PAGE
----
Setting: environment, time and place of the action in a book (or film, etc.); set, scenery used in a dramatic production; complete set of tableware for one person; arrangement, position; melody accompanying a poem; frame in which a gem is set; (Computers) option within a menu that can be individually adjusted and determines the appearance or function of a program
Example: In A Small Place, Jamaica Kincaid explores the setting in the introduction. An example of this lies in the first paragraph with the line “you will land in the V.C Bird International Airport”(Kincaid 3). This explains to the reader the exact spot in which this book takes place so they can get a feel of the area where this takes place. Another example of setting comes shortly after with, “more beautiful than any of the other islands you have seen” (Kincaid 3). This line describes what you may witness as you enter the place and see the new surroundings. On top of this, a third example comes in the line “you see yourself lying on the beach, enjoying the amazing sun” (Kincaid 13). This description of environment makes the reader feel as if they are in the position of the tourist being talked about so they can better understand what is going on. Setting is a big part of A Small Place because Kincaid assumes that the reader has previously been a tourist and puts them into that setting by describing the environment and place that surrounds them.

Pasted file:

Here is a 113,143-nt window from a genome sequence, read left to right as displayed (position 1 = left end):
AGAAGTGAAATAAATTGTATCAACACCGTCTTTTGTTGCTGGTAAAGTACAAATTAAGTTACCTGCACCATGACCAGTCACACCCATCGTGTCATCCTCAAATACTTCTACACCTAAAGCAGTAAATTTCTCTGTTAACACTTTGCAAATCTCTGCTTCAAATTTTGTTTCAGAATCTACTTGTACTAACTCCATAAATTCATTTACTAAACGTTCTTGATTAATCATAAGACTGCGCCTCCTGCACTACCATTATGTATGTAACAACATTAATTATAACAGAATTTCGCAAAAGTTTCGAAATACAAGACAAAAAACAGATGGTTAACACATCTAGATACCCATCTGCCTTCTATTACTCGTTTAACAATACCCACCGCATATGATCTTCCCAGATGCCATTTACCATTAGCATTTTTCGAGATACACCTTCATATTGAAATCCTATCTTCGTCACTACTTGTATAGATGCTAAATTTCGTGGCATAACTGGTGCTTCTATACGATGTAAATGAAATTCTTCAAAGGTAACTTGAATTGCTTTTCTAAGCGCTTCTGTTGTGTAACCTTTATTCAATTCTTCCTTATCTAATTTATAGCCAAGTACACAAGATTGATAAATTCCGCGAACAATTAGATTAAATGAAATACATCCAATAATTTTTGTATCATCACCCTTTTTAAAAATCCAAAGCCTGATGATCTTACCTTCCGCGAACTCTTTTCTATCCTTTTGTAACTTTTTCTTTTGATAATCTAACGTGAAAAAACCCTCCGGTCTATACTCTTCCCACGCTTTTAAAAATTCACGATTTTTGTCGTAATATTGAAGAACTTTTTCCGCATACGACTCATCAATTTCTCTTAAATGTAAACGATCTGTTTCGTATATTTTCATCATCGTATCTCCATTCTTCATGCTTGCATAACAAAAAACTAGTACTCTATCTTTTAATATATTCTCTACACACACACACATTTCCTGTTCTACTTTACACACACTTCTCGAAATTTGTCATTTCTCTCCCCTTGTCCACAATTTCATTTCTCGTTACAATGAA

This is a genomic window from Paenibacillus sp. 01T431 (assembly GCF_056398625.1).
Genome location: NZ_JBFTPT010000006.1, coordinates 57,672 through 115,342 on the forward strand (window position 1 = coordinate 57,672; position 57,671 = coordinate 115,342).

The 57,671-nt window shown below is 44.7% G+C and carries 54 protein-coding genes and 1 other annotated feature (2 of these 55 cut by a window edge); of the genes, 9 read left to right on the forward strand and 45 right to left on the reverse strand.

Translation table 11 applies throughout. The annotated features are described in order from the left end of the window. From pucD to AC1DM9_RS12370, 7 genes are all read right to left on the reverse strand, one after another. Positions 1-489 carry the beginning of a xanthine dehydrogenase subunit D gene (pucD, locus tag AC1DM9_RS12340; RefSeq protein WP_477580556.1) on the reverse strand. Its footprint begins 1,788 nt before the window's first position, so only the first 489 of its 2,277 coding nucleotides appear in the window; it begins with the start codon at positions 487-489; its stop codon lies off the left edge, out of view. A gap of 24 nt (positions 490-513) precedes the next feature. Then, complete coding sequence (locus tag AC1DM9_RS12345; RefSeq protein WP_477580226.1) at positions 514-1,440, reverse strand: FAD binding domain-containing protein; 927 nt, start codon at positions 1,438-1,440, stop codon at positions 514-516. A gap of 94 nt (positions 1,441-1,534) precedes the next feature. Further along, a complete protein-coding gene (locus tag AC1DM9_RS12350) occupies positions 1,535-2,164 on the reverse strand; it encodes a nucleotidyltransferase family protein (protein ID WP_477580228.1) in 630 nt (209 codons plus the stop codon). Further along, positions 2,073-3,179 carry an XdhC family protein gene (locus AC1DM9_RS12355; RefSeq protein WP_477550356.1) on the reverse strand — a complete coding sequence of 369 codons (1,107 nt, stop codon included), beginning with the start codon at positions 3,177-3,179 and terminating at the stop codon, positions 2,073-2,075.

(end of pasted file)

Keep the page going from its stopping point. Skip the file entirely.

Kincaid, Jamaica. A Small Place. New York: Farrar, Straus and Giroux, 1988. Print
“Setting.” Babylon.com. Web. 5 March 2011